The speech had to be different from those delivered by
the rest of the Barisan Nasional component parties, which had already held
their general assemblies.
But more importantly, it had to be substantive, refreshing and
It could not be one in which the party leader makes another demand for
While the MCA represented the Chinese community, the youthful MCA president
wanted to stress one point – the "Rakyat Malaysia" spirit must be nurtured and
He wanted Malaysians to draw on their common strengths and not harp on their
With countries becoming more competitive in the age of globalisation, it was
crucial for Malaysians, regardless of race, to pool their strengths together to
compete with others and not with each other.
Abdullah struck the same chord in his opening speech.
Malaysian companies owned by different communities, he said, should come
together and form competitive consortia to tap the huge business potential
These words came from two like-minded leaders who understood clearly the
economic impact Malaysians can make when they combine their talents and
"Rakyat Malaysia," as Ong correctly pointed out, was not a new political
It was not something idealistic, good only for discussions at university
Instead, it was a reality that already existed.
The spirit of "Rakyat Malaysia," demonstrated by all of us so many times and in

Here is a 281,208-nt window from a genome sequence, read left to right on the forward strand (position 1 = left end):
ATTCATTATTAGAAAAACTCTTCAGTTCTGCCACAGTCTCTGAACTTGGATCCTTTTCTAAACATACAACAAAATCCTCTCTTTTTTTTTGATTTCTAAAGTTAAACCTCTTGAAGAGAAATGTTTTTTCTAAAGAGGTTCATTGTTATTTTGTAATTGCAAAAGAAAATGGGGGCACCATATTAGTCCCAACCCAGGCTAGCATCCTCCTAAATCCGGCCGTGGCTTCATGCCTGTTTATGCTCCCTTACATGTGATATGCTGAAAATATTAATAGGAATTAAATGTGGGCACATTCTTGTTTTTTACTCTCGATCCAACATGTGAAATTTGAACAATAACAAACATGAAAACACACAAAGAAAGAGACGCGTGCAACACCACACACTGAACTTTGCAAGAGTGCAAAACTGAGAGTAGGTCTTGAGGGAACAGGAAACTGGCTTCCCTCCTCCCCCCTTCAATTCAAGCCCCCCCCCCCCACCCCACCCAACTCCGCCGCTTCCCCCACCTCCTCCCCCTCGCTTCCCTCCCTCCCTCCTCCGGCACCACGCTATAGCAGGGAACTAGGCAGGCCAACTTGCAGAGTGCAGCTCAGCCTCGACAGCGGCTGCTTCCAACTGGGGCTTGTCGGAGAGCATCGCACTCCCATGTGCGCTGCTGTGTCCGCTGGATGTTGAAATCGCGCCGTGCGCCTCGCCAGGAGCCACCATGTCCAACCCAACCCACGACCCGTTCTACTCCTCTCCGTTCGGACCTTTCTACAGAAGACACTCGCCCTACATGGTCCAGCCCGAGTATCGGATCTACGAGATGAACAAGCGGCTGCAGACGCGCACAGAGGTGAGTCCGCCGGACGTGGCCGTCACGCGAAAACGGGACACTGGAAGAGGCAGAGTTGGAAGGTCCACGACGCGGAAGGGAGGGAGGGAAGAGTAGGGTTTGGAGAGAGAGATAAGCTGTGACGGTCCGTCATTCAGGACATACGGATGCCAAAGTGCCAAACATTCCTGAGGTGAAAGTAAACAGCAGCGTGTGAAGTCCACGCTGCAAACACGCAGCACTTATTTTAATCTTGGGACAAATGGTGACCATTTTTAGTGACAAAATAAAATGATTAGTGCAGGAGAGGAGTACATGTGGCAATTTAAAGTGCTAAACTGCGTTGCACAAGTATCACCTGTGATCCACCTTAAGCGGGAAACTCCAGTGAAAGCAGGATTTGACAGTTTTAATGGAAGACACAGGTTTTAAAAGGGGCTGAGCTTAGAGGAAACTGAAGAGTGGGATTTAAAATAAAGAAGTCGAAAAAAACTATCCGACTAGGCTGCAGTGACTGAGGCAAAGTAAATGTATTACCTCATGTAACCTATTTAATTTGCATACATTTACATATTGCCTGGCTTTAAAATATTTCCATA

so many ways, shows what we already are because we love Malaysia.
It is not a flag-waving exercise but an instinctive feeling.
Tying in with being competitive, Ong also spoke about lifelong learning, a
campaign launched just two days before the party's annual general assembly on
Drawing on the support of the party and the private sector, Ong hoped to open
up community centres, company meeting rooms and lecture halls of private
colleges for short- and medium-term courses.
The idea is simple – make it easy for Malaysians from all races and educational
backgrounds to learn a new skill or language.
It could be as simple as attending a series of lectures on personal
It is an ambitious project but once it takes off it would benefit the country
in the long run.
From teaching homemakers how to use computers to helping others take up a
business management course after work, the MCA plan would surely be
Serious in wanting to make the campaign truly non-racial and non-political, MCA
leaders have insisted that the campaign logo, which symbolised the country's
three main races, must not have any hint of a party link.
To make sure the MCA delegates understood what the party's plan was about, one
resolution tabled and passed at the assembly was that the Chinese community
must respond to the challenges of globalisation which would open Malaysia to
worldwide competition in all fields.
The message was clear – the competition is not between Ahmad, Ah Chong and
Muthu but from a powerful combination of foreigners waiting at our shores.
Let's join hands to face them as a team.